Keep Prostitution Criminal
Christian View www.Christianview.org
In August 2002, the South African Law Commission (SALC) published an issue paper suggesting the legalisation of prostitution. You have till 31 October 2002 to influence them. Some cities are also talking about 'red light districts'. Why should we stop prostitution?
Prostitution is not a 'victimless crime'.
· Prostitution defiles women through misuse of their sexuality, which causes emotional and spiritual damage. · Corruption of men - many more than if illegal- accessibility and removal of stigma. Prostitution & pornography promote view of women as sex objects - decreased value in family. · Damage to the family. Undermines loyalty in marriage - lead to divorce, instability & family break-up. · Prostitution spreads disease, which also affects innocent wives.
Prostitution is often not a 'free choice'
· Prostitution is usually accompanied by forms of force or enslavement - Most prostitutes use drugs regularly. Addiction means must stay to pay for drugs. Pimping, gangsterism; runaway girls to cities or immigrants who are promised good jobs. Often, the initial loss of innocence was forced by sexual abuse / rape. Sometimes there is trafficking in people. · It is addictive to many men, although they are ashamed of what they do.
Prostitution hurts ordinary people
· Neighbourhood decay: Prostitution leaves a mess such as (condoms); noise, obscene dress, gestures & language. They sexually harass men who walk nearby. Prostitutes bring other undesirable elements such as pimps and drug dealers to the neighbourhood. · Prostitutes often rob clients and themselves are the victims of violence. · Sometimes children are used as prostitutes. · Legalisation would attract aeroplanes of foreign tourist perverts to debauch Cape Town as in Thailand. Our current law
· The Sexual Offences Act of 1988: outlaws: prostitution, pimping, indecent exposure, including men soliciting prostitutes (although few prosecuted). · Municipal by-laws against loitering and zoning regulations are used against prostitution. · We have very weak enforcement. Pro-prostitution lawyers use human rights legislation to undermine police.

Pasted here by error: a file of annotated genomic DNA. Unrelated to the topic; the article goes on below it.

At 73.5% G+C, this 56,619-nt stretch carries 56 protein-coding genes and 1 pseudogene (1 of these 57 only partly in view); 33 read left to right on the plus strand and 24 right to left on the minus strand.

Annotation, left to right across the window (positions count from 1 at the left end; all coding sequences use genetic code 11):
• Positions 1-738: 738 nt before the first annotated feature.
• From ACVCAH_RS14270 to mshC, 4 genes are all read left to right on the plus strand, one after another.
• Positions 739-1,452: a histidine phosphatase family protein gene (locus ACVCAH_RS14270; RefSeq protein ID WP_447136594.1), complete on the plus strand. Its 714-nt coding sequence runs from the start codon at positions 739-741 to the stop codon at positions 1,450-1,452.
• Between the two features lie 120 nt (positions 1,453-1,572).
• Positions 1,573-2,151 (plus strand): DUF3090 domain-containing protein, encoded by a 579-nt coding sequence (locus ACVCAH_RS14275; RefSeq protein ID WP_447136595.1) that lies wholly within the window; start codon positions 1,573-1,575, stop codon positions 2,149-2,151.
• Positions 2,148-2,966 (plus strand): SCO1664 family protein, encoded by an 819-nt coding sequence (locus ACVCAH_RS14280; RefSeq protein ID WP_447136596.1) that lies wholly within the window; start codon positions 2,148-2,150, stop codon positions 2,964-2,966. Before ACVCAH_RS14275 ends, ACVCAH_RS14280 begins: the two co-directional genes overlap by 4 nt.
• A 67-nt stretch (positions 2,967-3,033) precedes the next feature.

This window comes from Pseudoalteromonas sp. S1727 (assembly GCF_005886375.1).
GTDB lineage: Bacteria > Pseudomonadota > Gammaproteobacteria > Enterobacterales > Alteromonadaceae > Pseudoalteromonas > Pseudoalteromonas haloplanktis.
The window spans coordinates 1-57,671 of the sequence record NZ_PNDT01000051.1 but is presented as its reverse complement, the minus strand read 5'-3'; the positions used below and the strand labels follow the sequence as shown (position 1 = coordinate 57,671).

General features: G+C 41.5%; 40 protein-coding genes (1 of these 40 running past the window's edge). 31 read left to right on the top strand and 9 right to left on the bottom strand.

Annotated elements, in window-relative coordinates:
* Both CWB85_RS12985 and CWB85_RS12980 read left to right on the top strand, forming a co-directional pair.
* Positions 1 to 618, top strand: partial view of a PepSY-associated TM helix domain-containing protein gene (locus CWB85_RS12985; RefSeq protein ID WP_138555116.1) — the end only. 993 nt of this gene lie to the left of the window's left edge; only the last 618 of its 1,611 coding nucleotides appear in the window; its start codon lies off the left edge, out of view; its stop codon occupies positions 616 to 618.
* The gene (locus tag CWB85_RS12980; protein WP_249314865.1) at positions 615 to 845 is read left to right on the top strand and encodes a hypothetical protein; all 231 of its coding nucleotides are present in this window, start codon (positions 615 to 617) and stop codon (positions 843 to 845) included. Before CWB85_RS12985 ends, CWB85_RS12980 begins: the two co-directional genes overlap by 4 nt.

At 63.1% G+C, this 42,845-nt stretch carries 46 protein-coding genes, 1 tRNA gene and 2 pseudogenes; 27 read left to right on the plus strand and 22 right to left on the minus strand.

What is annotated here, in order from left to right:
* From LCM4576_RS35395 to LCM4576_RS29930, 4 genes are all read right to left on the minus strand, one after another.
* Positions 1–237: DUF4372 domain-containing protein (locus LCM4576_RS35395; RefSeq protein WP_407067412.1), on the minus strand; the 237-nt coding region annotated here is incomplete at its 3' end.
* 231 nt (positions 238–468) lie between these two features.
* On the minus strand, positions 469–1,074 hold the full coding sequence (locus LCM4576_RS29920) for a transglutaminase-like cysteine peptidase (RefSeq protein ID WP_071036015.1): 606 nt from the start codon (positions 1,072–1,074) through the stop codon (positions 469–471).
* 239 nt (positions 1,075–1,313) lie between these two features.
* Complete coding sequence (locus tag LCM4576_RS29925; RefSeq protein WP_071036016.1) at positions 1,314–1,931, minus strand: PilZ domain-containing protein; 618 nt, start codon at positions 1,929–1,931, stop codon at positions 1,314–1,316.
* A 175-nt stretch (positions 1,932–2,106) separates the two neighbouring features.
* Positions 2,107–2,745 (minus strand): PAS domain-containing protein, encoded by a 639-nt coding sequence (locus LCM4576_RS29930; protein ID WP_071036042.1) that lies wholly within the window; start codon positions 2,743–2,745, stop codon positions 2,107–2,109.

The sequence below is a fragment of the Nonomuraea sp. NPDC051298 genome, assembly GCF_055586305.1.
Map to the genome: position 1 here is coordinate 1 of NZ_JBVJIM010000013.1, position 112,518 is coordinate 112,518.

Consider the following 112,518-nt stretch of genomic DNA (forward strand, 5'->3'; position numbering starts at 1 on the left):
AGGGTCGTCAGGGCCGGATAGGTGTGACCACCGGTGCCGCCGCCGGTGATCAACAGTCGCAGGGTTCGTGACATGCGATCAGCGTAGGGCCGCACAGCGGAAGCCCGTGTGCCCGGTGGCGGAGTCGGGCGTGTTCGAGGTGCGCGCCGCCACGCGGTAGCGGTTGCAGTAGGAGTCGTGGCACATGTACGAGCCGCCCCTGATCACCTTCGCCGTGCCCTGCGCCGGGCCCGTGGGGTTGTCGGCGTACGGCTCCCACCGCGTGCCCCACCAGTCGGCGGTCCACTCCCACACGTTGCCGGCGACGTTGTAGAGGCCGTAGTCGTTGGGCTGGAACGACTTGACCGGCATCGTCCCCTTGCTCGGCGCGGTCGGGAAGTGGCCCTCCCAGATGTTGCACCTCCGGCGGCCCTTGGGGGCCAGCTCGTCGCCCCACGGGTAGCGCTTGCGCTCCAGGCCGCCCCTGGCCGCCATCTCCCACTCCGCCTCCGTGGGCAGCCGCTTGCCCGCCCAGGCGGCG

Proposals by SA Law Commission
The SALC proposed three options: Legalisation (with restrictions such as 'red light districts'); decriminalisation (unrestricted prostitution); or enforcing the current law. Their report unfortunately strongly biased in favour of legal prostitution. See for yourself at: www.law.wits.ac.za/salc/issue/issue.html
· Pro-prostitution organisation 'Sex Workers Education and Advocacy Task force' (SWEAT) legally harass police who are tough on prostitution. · Brothel owners have even tried to get prostitution legalised through the constitutional court. Answers to arguments for legalisation
· Legalising prostitution would give more tax revenue for the government
[Answer: Don't make the state a pimp];
· Belief that legalisation will reduce accompanying problems such as disease and drugs by regulation. [Answer: If can't stop now, how stop HIV infected women still selling sex] · Prostitutes rights and protection from mistreatment: economic & sexual freedom [Answer: Not a legitimate economic activity or form of sexuality] · Some men can't control themselves. [Answer: Men who use prostitutes should be punished and seek help. Men should control themselves.]. Heroes in the fight against prostitution
· Martin Luther in an open letter to the German nobility asked in 1520 "how do many cities, towns and villages exist without such houses? Why should not great cities exist without them?" In response many of the cities of northern Europe were cleared of brothels. · The Salvation Army, in the nineteenth century fought under Bramwell Booth to clean up prostitution in England by political lobbying, journalism, petitions, public protest, evangelism and rehabilitation of prostitutes. The Salvation Army succeeded changing laws in many other countries. They even stopped forced prostitution in Japan despite their small numbers. Language
Pro-prostitution activists try to make selling sex sound acceptable by using the words 'sex-work' rather than 'prostitution'. We should avoid the trap of using their language.
· Proverbs 6:26-27 "the prostitute reduces you to a loaf of bread… Can a man scoop fire into his lap without his clothes being burned?" · Leviticus 19:29 "Do not degrade your daughter by making her a prostitute, or the land will turn to prostitution and be filled with wickedness." What can I do
· Need men and women of courage to fight forces of organised crime. · Email the Law Commission at
or phone: (012) 322 6440 - Insist keep all aspects of prostitution criminal. Deadline is 31 October 2002. · Write to newspapers objecting advertising prostitutes in classifieds. · Encourage local police to be tough on prostitution. Report police on brothels - must find person to complain to. · Use economic pressure: report to banks; landlords etc - not allowed to trade with illegal business. · Donations to welfare agencies rehabilitating ex-prostitutes. · Lobby & encourage local councillors/ parliamentarians.
For more information and resources contact:
PO Box 36129, Glosderry, 7702, South Africa
Tel: (+27 21) 689-4481 Fax: (+27 21) 685-5884